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China launches probe, rover on mission to land on moon's far side

December 7, 2018

— China has launched a robotic lunar lander and wheeled rover in an attempt to achieve the first surface exploration of the far side of the moon.

The Chang'e 4 mission lifted off Friday (Dec. 7) at 1:23 p.m. EST (1823 GMT or 2:23 a.m. Beijing time on Dec. 8) on a Long March 3B rocket from the Xichang Satellite Launch Center in southwest China. If all proceeds to plan, the lander and rover is expected to touch down in Von Kármán crater, within the South Pole-Aitken Basin, after a five-day trip to the moon and then three weeks in lunar orbit, on or about Jan. 3, 2019.

If successful, it will be the first spacecraft to land on the side of the moon that faces away from Earth. Sometimes mistakenly referred to as the "dark side," the far side of the moon receives the same amount of sunlight as the near side.

Chang'e 4 is China's second mission to the surface of the moon. On Dec. 14, 2013, the Chang'e 3 lander and its rover Yutu ("Jade Rabbit") made the first landing on the moon in 37 years, establishing China as only the third nation in history to reach the lunar surface.

Lessons learned

Yutu's planned exploration of the moon's Sea of Rains (Mare Imbrium) ended at 360 feet (110 meters) after a problem rendered the rover immobile. It continued to function as static science platform though, through 2016.

The Chang'e 4 lander and rover were originally backup units to the Chang'e 3 mission. They were repurposed for Chang'e 4 and modified to take account into the lessons learned on the earlier mission.

The Chang'e-4 rover retained the same basic shape and configuration of its predecessor, but gained adaptable and adjustable components to account for the more complex terrain at its far side landing site and to accommodate the science and communication needs of the mission.

To enable far side operations, China launched in May the Queqiao ("Magpie Bridge") communications satellite into a halo orbit around the second Lagrangian (L2) point of the Earth-Moon system. From its position 280,000 miles (455,000 kilometers) from Earth, the satellite will serve as a data relay for the Chang'e 4 lander and rover on the lunar surface.

Far side science

The Chang'e 4 lander and rover have a total of eight instruments, payloads and cameras to support the mission's scientific objectives, including a low-frequency radio-astronomy study and topographic and mineralogical composition studies of the moon's far side surface.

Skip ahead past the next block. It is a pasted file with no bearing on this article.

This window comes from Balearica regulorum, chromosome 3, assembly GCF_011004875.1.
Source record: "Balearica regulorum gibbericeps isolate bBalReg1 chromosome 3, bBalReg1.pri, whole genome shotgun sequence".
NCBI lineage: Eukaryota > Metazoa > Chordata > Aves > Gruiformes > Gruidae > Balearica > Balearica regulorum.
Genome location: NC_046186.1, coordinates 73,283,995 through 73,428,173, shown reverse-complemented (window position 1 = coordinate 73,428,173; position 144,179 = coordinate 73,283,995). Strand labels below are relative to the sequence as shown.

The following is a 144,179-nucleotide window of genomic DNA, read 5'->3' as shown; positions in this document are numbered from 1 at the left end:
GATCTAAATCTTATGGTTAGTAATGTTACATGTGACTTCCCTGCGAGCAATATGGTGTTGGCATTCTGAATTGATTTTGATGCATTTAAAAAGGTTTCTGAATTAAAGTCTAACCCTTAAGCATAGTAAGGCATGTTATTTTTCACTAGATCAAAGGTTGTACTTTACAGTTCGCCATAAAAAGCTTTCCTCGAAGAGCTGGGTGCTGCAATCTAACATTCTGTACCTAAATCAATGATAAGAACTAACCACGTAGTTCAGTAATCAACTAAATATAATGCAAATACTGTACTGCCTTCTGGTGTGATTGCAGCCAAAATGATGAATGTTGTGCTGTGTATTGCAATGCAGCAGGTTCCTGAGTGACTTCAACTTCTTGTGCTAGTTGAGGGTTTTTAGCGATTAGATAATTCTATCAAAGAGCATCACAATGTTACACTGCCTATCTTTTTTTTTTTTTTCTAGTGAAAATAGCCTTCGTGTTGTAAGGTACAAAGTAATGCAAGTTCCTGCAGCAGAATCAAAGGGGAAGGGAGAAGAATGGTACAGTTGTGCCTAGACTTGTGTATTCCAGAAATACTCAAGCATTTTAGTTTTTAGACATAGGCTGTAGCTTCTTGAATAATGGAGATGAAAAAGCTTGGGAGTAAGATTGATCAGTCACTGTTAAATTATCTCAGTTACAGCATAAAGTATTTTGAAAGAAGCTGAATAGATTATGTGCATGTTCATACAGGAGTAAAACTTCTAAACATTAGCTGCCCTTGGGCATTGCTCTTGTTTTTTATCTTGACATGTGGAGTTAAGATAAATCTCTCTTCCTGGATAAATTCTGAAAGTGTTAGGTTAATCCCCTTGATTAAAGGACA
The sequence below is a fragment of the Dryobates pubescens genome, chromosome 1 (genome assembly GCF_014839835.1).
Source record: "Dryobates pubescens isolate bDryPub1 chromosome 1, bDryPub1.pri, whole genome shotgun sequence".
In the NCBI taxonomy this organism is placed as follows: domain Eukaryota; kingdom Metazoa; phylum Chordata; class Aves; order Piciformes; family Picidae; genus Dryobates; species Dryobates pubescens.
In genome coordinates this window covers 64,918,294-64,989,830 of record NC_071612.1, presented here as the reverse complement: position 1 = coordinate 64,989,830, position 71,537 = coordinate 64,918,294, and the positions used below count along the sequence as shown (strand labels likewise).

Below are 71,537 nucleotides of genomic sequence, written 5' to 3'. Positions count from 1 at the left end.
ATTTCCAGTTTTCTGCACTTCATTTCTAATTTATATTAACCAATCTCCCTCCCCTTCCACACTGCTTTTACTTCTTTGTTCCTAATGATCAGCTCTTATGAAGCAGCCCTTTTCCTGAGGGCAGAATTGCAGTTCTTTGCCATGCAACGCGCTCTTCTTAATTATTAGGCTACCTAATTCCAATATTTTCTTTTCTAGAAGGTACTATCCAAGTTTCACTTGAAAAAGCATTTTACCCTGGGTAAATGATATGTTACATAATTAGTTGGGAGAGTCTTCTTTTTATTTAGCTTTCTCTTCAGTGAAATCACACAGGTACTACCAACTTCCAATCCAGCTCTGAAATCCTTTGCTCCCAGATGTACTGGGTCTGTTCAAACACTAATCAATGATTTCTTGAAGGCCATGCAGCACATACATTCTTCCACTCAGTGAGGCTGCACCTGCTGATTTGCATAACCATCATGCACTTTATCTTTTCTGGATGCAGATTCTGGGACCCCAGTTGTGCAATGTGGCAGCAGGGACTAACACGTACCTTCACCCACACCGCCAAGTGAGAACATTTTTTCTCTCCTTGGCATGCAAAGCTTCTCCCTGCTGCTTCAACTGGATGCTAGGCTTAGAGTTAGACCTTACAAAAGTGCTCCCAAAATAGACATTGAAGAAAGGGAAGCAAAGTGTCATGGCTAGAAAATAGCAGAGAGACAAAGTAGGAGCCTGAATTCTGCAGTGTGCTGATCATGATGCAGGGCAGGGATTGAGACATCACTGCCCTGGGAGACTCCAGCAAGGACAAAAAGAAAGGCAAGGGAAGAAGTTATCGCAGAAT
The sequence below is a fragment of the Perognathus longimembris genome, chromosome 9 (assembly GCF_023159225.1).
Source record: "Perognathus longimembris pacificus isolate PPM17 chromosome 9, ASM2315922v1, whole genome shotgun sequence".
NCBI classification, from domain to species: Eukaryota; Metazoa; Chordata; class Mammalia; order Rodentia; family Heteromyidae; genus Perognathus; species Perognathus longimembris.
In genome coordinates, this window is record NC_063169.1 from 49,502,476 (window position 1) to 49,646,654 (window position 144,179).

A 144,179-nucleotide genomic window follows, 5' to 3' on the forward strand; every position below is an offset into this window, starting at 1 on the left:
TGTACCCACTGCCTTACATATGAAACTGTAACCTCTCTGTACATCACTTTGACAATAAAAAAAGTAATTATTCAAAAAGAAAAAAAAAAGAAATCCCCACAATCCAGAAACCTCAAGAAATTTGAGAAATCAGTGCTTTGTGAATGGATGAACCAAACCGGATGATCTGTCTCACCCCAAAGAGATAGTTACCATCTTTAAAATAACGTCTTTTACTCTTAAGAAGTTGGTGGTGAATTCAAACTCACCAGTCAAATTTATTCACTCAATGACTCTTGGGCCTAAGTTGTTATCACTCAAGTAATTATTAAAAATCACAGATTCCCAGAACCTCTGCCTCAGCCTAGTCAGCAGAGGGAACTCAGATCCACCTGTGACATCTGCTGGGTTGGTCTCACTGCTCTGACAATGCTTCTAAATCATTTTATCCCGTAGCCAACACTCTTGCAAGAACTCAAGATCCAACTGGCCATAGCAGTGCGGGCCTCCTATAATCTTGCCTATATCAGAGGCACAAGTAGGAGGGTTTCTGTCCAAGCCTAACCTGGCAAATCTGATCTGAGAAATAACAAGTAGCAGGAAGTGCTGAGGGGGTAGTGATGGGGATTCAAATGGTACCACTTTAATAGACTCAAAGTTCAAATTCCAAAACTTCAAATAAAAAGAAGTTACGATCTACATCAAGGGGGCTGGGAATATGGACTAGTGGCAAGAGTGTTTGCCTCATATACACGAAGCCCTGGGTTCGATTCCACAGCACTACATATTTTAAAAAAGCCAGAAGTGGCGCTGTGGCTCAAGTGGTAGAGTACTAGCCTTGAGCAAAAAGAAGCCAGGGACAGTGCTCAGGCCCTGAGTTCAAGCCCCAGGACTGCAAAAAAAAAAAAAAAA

The lander is outfitted with a landing camera, a terrain camera, a low frequency spectrometer and, in partnership with Germany, the Lunar Lander Neutrons and Dosimetry experiment. The rover is equipped with a panoramic camera, a ground-penetrating radar, a visible and near-infrared imaging spectrometer and, in collaboration with Sweden, the Advanced Small Analyzer for Neutrals experiment.

The Chang'e 4 mission also carries a "mini biosphere," designed by 28 Chinese universities, that comprises an aluminum tin holding potato and arabidopsis (a member of the mustard family) seeds, as well as silkworm eggs and a camera.

Siding with history

China's Chang'e 4 launch came just two weeks before the 50th anniversary of another mission with far side history. On Dec. 21, 1968, NASA launched the Apollo 8 crew of Frank Borman, Jim Lovell and Bill Anders, who became the first humans to see the far side from lunar orbit.

The first mission to photograph the far side was the Soviet Union's Luna 3 robotic probe. The spacecraft flew over the sun-lit surface on Oct. 7, 1959, and captured 29 images covering 70 percent of the far side.

If successful, Chang'e 4 will be the 20th mission in history to safely touch down on the moon.


A Long March 3B rocket launches the Chang'e 4 mission from the Xichang Satellite Launch Center in southwest China on Dec. 7, 2018. The Chang'e 4 probe and rover are targeted to land on the moon's far side in early January 2019. (Xinhua)

Rendering of the Chang'e 4 rover on the surface of the far side of the moon. (China Aerospace Science and Technology Corporation)

Rendering of the Chang'e 4 lander on the surface of the far side of the moon. (China Aerospace Science and Technology Corporation)

China's Yutu moon rover, photographed on the lunar surface by the Chang'e 3 lander on Dec. 16, 2013. (CASC)

The moon's far side, as photographed by China's Chang'e 5 T1 in 2014, is the target for the Change'e 4 mission. (Chinese Academy of Sciences)

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